Our past actions guide our behavior in a familiar setting. You are in your home terrain, you know these peaks, and you have skied it more times than you can remember. Despite being in avalanche terrain, you’ve never seen that couloir slide… so why would it now? There are obvious warning signs that would make you question that route in unfamiliar terrain, but this is your home turf and familiarity takes over. We gain a false sense of security when we know the area and System 1 will allow us to overlook the obvious dangers.
Interestingly enough, this same concept can be seen in consumer behavior. People are more likely to buy a product by a brand they are familiar with, even if there are better options out there. We create a rule of thumb that our past behavior of purchasing this specific brand’s product was most likely correct and should be repeated. Unlike at your local supermarket though, this rule of thumb can be the difference between a safe day with friends and a life or limb situation.
The take-away here: treat your own backyard as if it were a new environment every time. In all reality, it is – snow conditions, weather, environmental factors, and your own abilities are constantly changing. Overlook your familiarity bias and think about each route you choose with the same level of analysis to these conditions as you would anywhere else.
This one is pretty simple; we have dealt with it since day one on the playground. More commonly known as “peer pressure”, we tend to engage in activities that we think will impress others, get us noticed, or impress others that we like or respect.
We all do it. Our desire to impress others in the group can cause us to overlook warning signs. This can work two-fold. You may find yourself suggesting higher risk routes in an attempt to impress the overall group, or, you may find yourself saying yes to another group members’ suggestion, even if you have reservations, so as not to be the “lame one”. It may sound elementary, but we are all susceptible to it.
The advice here is to always ask yourself “Are the conditions safe”, “Is this truly within my ability level?”, “Would I do this if I were by myself?”. Equally as important, be the leader, if something feels off speak up. Point out your reservations and explain the risk factor to your group – chances are there are others in your group falling victim to the same heuristic and they may agree with you when you point out the specific risk factors, especially if you back it up with empirical evidence such as snow conditions.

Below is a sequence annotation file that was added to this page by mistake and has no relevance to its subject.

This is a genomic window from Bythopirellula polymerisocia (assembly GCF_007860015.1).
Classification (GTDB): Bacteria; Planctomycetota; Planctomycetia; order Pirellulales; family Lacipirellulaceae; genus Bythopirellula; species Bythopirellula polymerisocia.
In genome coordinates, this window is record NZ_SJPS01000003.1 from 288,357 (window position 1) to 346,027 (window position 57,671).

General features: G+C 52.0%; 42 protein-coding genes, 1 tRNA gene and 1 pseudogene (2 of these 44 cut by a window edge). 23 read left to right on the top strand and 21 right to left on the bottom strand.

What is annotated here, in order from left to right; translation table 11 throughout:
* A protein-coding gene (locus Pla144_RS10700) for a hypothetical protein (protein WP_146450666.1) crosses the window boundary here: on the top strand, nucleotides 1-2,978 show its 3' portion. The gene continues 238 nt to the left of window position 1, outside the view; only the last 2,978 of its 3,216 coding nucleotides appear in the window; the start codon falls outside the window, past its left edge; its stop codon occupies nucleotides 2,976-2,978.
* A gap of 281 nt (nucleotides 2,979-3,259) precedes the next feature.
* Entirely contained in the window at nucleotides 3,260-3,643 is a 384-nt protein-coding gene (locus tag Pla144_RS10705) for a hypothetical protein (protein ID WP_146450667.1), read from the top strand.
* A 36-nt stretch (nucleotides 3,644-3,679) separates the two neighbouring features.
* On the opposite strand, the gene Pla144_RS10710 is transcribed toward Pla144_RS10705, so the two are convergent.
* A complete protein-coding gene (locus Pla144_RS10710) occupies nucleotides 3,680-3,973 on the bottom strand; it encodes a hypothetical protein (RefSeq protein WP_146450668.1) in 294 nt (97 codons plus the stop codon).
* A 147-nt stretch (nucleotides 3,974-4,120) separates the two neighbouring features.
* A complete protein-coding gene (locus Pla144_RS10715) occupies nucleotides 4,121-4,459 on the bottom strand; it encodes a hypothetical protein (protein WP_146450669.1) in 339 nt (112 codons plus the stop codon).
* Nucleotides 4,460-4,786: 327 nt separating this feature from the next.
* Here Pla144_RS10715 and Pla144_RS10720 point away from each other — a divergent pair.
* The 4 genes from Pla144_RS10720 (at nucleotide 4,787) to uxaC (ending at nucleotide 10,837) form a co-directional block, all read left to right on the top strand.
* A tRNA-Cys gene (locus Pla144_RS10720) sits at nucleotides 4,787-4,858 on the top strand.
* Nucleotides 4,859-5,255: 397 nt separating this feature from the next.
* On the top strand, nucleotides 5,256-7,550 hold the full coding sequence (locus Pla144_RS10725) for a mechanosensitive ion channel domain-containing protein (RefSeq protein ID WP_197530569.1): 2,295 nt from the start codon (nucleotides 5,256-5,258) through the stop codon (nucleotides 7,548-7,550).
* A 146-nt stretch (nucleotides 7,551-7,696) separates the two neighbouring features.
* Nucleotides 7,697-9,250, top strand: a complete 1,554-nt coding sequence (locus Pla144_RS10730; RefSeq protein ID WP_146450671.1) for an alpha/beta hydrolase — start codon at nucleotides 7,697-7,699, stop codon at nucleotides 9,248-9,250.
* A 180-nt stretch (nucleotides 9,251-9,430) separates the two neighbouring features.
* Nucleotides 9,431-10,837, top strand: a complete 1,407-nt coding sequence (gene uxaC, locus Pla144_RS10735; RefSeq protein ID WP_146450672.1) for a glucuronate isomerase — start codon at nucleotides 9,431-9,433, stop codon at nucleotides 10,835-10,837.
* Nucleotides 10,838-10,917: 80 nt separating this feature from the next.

We tend to make decisions based on consistency. We look to our previous decision to decide how we should behave in a current situation.
For example, you have created a trip plan and set a goal to ski a specific slope. This decision anchors your forthcoming decisions for the remainder of the trip and you are more likely to make subsequent decisions that align with that goal as opposed to formulating new ones that contradict it.
Along the way, you encounter some environmental warning signs that increase the risk of the plan you had previously made. Our natural biases and System 1 are more likely to tell us to keep going and stick to the original plan – we committed to skiing this slope and are willing to overlook the dangers by justifying it through consistency with the original plan.
To engage System 2 and help overcome this heuristic try two things. Pre-commit to a set increment of time in which you will stop and evaluate the current conditions and to consciously be aware of this bias when environmental conditions force you to stop and evaluate the conditions. During these increments, ask yourself: “Am I making the right decision or am I making an emotional decision based on my goal to ski this slope regardless of the consequences?”
We tend to assign trust to a leader, even if that leader is informal or not truly an expert. By associating a member of the group with the identity of leadership, our System 1 decision making allows us to fall back to this heuristic and assume they are right. As the “leader”, our brains shortcutting system assigns them the badge of “expert”. In doing so, we allow their decisions to overpower our own along with those of others in the group, even if the decision is not the best option. It is cognitively easier to trust their judgment than it is to do our own deep analysis and challenge the “expert”.
To overcome this heuristic, have a group accountability discussion before taking off into the backcountry. Agree as a group that even though one member may be more familiar with the terrain, or more experienced, decisions should be discussed as a group.
Furthermore, don’t simply rely on your own ability or the ability of others to speak up. Commit to periodic check-ins and ask each member of the group if they are comfortable with the current decisions. Whenever a new plan or decision is made, look around and pick an individual, ask them directly if they are good with the decision at hand or if they have any reservations. Inversely, ask them to do the same for you. If one member of the group speaks up, it may provoke others to as well.
If you have ever been involved in a snow sport then you know this one very well – it goes by many names: powder fever, first tracks, etc. This heuristic revolves around the concept of scarcity. If we think something is limited, we are willing to risk more for it, we are willing to overlook the negatives, and we are more likely to make an impulsive decision to make sure we don’t miss out.
This is another heuristic that is heavily leveraged in consumer behavior. Think about it, the last time you booked a hotel room or a flight, I am willing to bet that the site you used had an “Act now, only 3 left at this price” or similar statement right next to the item you were looking at. You may not be aware of it, but there is a good chance this impacted your purchasing decision. Studies have shown that this method drives faster purchases when implemented.